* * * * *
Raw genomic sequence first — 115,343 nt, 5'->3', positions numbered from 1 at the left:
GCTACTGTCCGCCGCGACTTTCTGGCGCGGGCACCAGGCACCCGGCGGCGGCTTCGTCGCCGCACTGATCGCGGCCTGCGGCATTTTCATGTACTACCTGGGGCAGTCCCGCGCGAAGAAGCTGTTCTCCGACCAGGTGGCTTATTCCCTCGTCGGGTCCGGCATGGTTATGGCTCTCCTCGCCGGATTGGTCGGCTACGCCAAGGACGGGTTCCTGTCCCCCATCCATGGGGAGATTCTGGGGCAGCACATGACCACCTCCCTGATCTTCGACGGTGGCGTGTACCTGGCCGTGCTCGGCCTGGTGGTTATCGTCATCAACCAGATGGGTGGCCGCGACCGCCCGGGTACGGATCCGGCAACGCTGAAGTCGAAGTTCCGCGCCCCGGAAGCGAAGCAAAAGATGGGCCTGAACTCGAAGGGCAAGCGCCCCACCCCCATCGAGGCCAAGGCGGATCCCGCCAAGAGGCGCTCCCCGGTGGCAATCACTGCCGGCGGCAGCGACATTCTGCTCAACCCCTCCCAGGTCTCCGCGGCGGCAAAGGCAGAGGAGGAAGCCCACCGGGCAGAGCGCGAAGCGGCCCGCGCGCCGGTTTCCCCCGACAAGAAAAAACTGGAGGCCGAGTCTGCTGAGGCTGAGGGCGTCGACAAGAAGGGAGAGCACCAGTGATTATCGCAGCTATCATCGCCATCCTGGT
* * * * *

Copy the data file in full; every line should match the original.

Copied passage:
Raw genomic sequence first — 115,343 nt, 5'->3', positions numbered from 1 at the left:
GCTACTGTCCGCCGCGACTTTCTGGCGCGGGCACCAGGCACCCGGCGGCGGCTTCGTCGCCGCACTGATCGCGGCCTGCGGCATTTTCATGTACTACCTGGGGCAGTCCCGCGCGAAGAAGCTGTTCTCCGACCAGGTGGCTTATTCCCTCGTCGGGTCCGGCATGGTTATGGCTCTCCTCGCCGGATTGGTCGGCTACGCCAAGGACGGGTTCCTGTCCCCCATCCATGGGGAGATTCTGGGGCAGCACATGACCACCTCCCTGATCTTCGACGGTGGCGTGTACCTGGCCGTGCTCGGCCTGGTGGTTATCGTCATCAACCAGATGGGTGGCCGCGACCGCCCGGGTACGGATCCGGCAACGCTGAAGTCGAAGTTCCGCGCCCCGGAAGCGAAGCAAAAGATGGGCCTGAACTCGAAGGGCAAGCGCCCCACCCCCATCGAGGCCAAGGCGGATCCCGCCAAGAGGCGCTCCCCGGTGGCAATCACTGCCGGCGGCAGCGACATTCTGCTCAACCCCTCCCAGGTCTCCGCGGCGGCAAAGGCAGAGGAGGAAGCCCACCGGGCAGAGCGCGAAGCGGCCCGCGCGCCGGTTTCCCCCGACAAGAAAAAACTGGAGGCCGAGTCTGCTGAGGCTGAGGGCGTCGACAAGAAGGGAGAGCACCAGTGATTATCGCAGCTATCATCGCCATCCTGGT